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Unravelling the Areas Prone to Large Earthquakes in the Caucasian Region

Unravelling the Areas Prone to Large Earthquakes in the Caucasian Region

A. Ismail-Zadeh


Deutsche Forschungsgemeinschaft (DFG)


A. Gorshkov (Russian Academy of Sciences, Moscow, Russion)





Dynamics of the lithosphere in the Caucasian region is manifested in the surface as large earthquakes. The research is focused on a challenging problem: how to identify the areas prone to large seismic events in the region? The fundamental goal of the project is to contribute to mitigation of potential earthquake disasters. The goal will be achieved by using geophysical, geological, geodetic, and other data available for Caucasus and by employing the existing and new methodologies developed within the framework of the proposed project. The project (i) identifies a hierarchical block-structure of the Caucasian region by the morphostructural zoning method and mapping of specific earthquake-controlling structures; (ii) evaluates seismic potential of the mapped nodes employing artificial intelligence methods and topographic-geophysical criteria of high seismicity; (iii) analyses seismic events using earthquake simulation models and to map large synthetic seismic events along a regional fault structure; and (iv) develops an advanced computational methodology for modelling and forecasting of possible locations of large seismic events in regions of high-to-moderate background seismicity. Using a quantitative approach we expect to receive the results related to possible locations of large seismic in Caucasus for the period of several thousand years. This will provide a significant improvement of seismic hazards assessment in the region which will be based on simulated seismicity. The broader impact of the proposed activity includes (a) better fundamental understanding of interplay between lithosphere dynamics, fault interaction, and associated extreme seismicity; (b) developing an enhanced methodology for simulation of extreme seismicity to be used by the seismological community; and (c) increasing the arsenal of models for the study of dynamics of lithosphere and seismic hazards. Project results could be used in comprehensive seismic hazard and risk assessment, and it will be hence related to public safety and disaster risk reduction.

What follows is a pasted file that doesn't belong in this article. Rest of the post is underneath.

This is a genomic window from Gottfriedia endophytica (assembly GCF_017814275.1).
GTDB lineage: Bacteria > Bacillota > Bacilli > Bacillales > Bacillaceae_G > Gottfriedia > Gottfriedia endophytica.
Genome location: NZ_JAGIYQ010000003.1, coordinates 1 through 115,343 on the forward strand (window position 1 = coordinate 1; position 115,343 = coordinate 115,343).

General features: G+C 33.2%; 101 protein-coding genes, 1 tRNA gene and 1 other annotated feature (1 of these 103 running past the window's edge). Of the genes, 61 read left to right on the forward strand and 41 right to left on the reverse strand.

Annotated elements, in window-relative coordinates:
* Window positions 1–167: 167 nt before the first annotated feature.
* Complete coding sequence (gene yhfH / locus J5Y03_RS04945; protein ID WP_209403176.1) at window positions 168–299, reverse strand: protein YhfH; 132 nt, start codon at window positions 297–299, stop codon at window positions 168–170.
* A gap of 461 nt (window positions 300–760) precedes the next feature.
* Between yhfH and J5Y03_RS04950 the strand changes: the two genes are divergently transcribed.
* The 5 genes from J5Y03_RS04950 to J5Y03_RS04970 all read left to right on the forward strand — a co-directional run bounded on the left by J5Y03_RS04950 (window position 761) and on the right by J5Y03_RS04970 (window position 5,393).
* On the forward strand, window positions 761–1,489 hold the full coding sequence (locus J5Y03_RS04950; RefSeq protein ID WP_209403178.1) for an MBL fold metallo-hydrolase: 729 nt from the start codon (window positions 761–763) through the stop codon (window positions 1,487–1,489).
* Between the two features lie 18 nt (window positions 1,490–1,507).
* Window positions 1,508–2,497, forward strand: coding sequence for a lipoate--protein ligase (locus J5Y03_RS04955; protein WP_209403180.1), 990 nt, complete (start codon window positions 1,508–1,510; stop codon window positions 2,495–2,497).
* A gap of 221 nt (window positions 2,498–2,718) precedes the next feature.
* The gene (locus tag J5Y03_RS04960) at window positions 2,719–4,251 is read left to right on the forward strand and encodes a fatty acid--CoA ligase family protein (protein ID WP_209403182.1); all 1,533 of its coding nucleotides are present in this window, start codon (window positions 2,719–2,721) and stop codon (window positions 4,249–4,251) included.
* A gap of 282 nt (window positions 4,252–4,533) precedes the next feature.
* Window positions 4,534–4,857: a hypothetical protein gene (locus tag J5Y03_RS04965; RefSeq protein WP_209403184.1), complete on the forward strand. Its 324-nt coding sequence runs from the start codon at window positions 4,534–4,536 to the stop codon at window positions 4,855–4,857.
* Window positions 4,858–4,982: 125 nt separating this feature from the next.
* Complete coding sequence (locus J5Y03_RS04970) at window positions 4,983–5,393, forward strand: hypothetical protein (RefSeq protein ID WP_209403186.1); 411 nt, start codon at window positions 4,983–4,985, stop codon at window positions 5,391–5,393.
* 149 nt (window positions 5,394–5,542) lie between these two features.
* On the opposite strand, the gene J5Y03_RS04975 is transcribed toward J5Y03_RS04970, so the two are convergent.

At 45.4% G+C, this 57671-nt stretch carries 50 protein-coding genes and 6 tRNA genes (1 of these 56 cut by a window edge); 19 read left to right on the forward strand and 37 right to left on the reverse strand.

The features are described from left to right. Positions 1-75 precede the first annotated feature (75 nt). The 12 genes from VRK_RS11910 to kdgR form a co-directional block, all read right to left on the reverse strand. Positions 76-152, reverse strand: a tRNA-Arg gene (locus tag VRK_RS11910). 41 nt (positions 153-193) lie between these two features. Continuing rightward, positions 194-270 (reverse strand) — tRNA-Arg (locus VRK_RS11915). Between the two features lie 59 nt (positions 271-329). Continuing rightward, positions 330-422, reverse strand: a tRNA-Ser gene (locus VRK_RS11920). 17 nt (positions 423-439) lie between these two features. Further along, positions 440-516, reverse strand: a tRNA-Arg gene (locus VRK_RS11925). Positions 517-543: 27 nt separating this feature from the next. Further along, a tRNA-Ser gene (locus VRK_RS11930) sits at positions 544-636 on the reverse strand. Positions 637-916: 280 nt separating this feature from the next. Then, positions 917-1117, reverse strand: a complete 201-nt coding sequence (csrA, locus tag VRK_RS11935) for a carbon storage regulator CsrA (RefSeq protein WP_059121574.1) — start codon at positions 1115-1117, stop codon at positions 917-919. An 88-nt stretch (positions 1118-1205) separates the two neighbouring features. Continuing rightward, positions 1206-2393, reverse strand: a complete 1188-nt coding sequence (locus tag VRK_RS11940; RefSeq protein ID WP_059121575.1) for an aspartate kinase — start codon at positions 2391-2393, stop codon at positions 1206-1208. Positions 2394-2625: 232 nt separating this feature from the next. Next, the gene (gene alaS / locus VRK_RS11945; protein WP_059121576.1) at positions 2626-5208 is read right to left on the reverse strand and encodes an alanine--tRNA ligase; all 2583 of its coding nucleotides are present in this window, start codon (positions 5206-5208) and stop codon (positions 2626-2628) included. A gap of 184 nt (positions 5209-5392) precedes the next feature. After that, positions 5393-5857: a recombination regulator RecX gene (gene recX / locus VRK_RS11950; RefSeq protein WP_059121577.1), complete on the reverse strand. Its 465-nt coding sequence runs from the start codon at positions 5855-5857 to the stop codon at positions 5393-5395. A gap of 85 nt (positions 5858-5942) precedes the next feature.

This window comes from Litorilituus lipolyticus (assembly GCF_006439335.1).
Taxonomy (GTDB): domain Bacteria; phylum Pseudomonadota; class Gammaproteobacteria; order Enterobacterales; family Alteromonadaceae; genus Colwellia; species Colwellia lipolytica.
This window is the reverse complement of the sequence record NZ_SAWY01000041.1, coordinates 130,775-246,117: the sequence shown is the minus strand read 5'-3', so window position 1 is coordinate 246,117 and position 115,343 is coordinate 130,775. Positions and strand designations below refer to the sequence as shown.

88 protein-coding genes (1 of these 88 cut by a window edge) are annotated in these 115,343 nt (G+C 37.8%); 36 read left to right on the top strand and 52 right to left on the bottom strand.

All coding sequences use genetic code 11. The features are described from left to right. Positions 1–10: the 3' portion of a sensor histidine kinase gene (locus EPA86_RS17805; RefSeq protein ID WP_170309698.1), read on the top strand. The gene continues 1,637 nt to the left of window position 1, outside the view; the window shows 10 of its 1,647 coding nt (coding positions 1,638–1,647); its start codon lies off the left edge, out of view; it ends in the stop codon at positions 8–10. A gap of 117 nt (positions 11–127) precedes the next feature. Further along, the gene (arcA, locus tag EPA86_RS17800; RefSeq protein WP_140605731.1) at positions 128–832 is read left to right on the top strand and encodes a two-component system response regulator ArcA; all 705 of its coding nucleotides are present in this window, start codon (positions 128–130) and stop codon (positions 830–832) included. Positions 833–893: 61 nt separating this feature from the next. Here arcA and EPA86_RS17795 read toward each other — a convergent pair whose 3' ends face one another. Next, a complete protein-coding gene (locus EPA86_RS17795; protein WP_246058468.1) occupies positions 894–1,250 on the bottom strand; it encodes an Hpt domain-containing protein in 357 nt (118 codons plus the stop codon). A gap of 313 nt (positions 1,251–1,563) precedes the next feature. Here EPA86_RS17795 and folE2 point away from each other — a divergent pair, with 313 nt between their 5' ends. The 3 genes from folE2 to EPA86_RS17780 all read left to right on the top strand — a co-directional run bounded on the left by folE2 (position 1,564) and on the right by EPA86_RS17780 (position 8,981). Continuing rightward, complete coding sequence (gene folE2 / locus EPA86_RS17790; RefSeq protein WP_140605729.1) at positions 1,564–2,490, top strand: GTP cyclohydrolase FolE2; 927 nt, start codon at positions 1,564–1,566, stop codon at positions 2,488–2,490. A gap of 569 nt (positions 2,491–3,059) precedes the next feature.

Distribution of synthetic seismicity imposed on the map of observed seismicity: blue stars mark earthquakes of magnitude М7+, blue circles М6.5+ events, and light blue dots М6+ events. Synthetic earthquake magnitudes versus time for individual fault segments. (Figures from Vorobieva and Ismail-Zadeh, 2019).